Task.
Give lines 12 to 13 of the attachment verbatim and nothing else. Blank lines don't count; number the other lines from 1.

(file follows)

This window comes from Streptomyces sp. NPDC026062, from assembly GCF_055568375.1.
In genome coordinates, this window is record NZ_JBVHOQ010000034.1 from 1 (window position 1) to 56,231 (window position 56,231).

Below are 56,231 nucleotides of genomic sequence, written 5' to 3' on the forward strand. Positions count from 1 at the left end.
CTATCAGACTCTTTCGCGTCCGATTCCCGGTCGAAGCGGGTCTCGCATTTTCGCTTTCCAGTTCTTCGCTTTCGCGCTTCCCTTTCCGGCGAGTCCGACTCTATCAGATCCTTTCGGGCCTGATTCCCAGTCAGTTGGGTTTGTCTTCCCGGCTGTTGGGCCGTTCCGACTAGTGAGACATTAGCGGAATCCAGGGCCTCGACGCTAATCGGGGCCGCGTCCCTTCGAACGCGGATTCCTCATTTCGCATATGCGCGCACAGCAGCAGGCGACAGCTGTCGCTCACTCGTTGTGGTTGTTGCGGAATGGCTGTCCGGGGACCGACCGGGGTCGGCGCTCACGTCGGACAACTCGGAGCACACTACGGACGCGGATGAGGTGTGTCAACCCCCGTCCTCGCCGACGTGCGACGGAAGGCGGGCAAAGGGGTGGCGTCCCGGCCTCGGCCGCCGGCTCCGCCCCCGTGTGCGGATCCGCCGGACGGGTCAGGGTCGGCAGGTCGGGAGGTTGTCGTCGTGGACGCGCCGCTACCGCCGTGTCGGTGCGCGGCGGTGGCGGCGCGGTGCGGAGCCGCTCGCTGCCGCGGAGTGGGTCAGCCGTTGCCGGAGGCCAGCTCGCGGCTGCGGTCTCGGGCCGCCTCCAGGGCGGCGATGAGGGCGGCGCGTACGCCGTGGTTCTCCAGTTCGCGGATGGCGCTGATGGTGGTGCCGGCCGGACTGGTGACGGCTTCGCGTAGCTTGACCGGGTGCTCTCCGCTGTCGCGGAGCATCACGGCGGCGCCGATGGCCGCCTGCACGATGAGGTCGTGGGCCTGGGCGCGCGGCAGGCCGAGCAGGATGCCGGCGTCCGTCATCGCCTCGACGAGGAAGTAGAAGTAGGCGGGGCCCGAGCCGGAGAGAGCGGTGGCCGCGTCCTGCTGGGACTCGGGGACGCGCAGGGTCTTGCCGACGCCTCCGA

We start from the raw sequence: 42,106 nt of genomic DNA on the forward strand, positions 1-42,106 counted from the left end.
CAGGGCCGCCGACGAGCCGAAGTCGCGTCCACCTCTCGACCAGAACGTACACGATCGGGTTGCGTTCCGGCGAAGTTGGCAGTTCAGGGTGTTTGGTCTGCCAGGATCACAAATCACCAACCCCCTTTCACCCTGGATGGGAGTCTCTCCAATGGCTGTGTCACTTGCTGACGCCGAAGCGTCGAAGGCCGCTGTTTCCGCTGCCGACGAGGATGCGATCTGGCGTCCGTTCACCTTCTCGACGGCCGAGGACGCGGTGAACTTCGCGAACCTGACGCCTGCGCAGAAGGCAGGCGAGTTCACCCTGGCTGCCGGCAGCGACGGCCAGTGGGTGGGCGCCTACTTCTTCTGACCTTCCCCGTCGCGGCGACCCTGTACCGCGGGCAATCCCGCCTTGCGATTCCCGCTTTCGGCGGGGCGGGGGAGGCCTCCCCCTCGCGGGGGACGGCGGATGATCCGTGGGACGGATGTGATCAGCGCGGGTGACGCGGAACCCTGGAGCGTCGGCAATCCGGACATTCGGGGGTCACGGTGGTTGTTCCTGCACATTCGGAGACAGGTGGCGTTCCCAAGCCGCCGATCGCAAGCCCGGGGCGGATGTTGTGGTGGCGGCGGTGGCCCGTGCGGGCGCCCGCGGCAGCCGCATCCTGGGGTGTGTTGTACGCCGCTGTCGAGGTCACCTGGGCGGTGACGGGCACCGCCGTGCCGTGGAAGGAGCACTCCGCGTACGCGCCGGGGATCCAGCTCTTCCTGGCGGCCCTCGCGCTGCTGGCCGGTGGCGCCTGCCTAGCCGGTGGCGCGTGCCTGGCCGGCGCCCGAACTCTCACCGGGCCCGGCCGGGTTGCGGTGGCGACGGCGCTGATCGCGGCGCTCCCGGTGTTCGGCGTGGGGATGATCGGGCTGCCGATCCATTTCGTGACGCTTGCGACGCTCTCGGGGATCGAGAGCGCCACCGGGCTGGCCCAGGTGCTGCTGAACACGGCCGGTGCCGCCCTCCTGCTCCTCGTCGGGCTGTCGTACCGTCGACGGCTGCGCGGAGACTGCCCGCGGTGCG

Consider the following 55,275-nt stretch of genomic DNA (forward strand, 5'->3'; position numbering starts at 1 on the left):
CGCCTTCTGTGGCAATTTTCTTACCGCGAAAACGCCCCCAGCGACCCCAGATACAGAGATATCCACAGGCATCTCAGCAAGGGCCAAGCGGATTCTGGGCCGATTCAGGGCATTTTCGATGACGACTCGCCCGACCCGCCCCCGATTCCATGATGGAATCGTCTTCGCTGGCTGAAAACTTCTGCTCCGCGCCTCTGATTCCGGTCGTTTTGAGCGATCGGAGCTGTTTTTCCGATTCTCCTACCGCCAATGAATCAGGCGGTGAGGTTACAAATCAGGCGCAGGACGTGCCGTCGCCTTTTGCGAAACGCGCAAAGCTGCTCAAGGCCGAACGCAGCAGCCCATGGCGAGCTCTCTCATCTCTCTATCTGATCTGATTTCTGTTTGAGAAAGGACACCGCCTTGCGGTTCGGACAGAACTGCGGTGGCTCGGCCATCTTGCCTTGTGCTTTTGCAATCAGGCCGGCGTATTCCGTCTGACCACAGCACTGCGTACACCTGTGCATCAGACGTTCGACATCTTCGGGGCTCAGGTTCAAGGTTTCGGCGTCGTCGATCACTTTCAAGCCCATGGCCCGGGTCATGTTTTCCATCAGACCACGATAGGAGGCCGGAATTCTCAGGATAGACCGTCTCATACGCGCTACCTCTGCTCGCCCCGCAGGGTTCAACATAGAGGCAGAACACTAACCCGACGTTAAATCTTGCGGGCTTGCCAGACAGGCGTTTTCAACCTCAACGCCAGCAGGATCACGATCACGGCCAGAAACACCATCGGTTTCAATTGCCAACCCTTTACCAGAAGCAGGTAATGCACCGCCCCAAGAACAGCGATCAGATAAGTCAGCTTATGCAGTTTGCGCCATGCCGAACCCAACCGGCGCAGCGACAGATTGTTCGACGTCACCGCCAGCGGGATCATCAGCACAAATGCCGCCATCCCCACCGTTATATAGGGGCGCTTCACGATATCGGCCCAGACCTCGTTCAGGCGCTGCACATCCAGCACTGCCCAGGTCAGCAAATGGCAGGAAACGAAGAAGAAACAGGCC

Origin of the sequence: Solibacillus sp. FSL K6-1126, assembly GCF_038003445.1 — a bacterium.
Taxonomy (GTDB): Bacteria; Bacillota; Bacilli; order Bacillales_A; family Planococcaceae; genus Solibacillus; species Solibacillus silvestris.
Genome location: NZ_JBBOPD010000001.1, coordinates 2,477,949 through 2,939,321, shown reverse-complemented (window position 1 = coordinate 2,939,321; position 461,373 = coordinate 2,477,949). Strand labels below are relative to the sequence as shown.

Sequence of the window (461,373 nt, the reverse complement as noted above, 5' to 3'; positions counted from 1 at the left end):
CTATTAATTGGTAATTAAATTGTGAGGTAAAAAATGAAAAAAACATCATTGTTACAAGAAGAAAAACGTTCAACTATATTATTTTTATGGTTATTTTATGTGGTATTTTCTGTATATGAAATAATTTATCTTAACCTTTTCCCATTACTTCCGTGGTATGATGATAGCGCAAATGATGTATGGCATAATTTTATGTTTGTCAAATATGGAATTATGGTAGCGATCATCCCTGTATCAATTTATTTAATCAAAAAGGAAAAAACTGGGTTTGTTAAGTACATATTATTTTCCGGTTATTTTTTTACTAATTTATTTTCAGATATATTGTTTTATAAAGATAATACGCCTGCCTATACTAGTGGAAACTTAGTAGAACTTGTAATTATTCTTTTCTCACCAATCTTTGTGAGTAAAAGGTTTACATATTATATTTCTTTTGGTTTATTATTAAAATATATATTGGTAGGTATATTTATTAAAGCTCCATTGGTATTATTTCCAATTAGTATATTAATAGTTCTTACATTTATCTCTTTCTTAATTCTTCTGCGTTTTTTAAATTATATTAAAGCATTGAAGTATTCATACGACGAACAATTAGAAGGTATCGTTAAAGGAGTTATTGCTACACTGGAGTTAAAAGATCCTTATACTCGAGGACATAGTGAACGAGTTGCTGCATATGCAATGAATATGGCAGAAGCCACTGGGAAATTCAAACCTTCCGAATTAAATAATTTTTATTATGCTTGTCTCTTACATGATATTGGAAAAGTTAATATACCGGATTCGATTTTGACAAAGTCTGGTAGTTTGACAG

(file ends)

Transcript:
Sequence of the window (461,373 nt, the reverse complement as noted above, 5' to 3'; positions counted from 1 at the left end):
CTATTAATTGGTAATTAAATTGTGAGGTAAAAAATGAAAAAAACATCATTGTTACAAGAAGAAAAACGTTCAACTATATTATTTTTATGGTTATTTTATGTGGTATTTTCTGTATATGAAATAATTTATCTTAACCTTTTCCCATTACTTCCGTGGTATGATGATAGCGCAAATGATGTATGGCATAATTTTATGTTTGTCAAATATGGAATTATGGTAGCGATCATCCCTGTATCAATTTATTTAATCAAAAAGGAAAAAACTGGGTTTGTTAAGTACATATTATTTTCCGGTTATTTTTTTACTAATTTATTTTCAGATATATTGTTTTATAAAGATAATACGCCTGCCTATACTAGTGGAAACTTAGTAGAACTTGTAATTATTCTTTTCTCACCAATCTTTGTGAGTAAAAGGTTTACATATTATATTTCTTTTGGTTTATTATTAAAATATATATTGGTAGGTATATTTATTAAAGCTCCATTGGTATTATTTCCAATTAGTATATTAATAGTTCTTACATTTATCTCTTTCTTAATTCTTCTGCGTTTTTTAAATTATATTAAAGCATTGAAGTATTCATACGACGAACAATTAGAAGGTATCGTTAAAGGAGTTATTGCTACACTGGAGTTAAAAGATCCTTATACTCGAGGACATAGTGAACGAGTTGCTGCATATGCAATGAATATGGCAGAAGCCACTGGGAAATTCAAACCTTCCGAATTAAATAATTTTTATTATGCTTGTCTCTTACATGATATTGGAAAAGTTAATATACCGGATTCGATTTTGACAAAGTCTGGTAGTTTGACAG